Stony Brook University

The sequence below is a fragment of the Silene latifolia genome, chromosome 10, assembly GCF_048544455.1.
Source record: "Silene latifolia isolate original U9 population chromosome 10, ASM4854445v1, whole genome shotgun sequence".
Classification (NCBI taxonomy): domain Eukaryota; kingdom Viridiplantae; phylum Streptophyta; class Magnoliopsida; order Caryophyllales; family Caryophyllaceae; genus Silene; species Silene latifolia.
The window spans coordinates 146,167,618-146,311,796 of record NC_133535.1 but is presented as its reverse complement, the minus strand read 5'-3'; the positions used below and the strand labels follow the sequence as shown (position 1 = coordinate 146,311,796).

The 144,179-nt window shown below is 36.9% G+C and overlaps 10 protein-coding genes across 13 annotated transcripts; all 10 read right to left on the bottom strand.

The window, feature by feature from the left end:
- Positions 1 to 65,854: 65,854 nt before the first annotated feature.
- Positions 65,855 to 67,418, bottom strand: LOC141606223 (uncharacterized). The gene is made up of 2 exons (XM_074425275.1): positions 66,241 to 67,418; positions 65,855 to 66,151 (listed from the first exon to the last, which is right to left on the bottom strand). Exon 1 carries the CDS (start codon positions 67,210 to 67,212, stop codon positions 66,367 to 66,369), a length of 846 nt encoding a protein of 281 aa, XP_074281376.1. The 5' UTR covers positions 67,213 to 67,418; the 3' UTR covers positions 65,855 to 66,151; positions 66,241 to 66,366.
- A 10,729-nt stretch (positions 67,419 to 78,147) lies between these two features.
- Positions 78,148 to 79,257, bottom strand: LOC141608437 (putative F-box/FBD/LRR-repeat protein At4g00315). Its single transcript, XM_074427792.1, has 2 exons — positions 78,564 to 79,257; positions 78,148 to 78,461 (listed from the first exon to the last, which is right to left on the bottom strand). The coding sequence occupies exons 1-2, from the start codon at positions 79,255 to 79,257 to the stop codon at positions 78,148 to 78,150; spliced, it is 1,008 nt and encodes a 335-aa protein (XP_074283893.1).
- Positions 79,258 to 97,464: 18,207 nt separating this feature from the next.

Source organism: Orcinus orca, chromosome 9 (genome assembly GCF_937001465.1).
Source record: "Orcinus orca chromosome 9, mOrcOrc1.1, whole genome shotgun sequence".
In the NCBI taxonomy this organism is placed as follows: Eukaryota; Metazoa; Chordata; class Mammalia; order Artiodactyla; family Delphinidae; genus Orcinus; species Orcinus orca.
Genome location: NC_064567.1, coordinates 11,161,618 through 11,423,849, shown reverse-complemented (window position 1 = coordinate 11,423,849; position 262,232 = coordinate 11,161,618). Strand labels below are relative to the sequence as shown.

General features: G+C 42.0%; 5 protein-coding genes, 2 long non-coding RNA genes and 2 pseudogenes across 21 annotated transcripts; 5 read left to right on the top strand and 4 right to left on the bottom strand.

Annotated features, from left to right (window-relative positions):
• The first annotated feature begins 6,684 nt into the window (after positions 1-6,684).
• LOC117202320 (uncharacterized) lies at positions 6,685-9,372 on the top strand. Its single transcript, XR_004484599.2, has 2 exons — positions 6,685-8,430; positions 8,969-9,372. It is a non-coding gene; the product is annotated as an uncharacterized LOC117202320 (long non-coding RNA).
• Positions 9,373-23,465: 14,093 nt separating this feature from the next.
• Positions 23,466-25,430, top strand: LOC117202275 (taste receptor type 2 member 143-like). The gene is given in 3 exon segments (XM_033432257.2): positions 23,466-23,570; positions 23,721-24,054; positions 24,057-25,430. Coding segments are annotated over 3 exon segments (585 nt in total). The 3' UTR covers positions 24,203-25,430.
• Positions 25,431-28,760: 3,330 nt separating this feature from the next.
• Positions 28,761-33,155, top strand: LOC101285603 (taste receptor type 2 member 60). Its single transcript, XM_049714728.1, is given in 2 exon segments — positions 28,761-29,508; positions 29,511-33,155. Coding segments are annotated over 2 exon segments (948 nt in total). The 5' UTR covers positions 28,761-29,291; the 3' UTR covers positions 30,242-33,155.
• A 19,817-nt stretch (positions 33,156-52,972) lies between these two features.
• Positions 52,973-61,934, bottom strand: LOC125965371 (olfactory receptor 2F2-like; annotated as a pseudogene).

I will show how ultra-high-resolution measurements of the gravitational lensing of the Cosmic Microwave Background (CMB) can be used to measure the small-scale matter power spectrum. A robust measurement of structure on scales below 10 kiloparsecs today (M < 10^9 solar masses) with lensing of the CMB requires a telescope with roughly 20 arcsecond resolution or better, and would provide a firm anchor against which to match models of dark matter particle properties and the baryonic influence on the dark matter distribution. For example, a CMB survey at 90 GHz covering 4,000 square degrees of sky, with an instrumental sensitivity of 0.1 microKelvin-arcmin at 10 arcsecond resolution, could distinguish between cold dark matter and an alternative such as 1 keV warm dark matter or 10^−22 eV fuzzy dark matter with about 30-sigma significance, in the absence of baryonic effects; it may also allow one to distinguish between the impact of baryons and the particle nature of dark matter, since each potentially affects the shape of the lensing power spectrum differently. In addition, such a high-resolution, low-noise CMB Dark Matter Survey would also push the boundaries of our knowledge about the early Universe, dark energy, reionization, and galaxy evolution.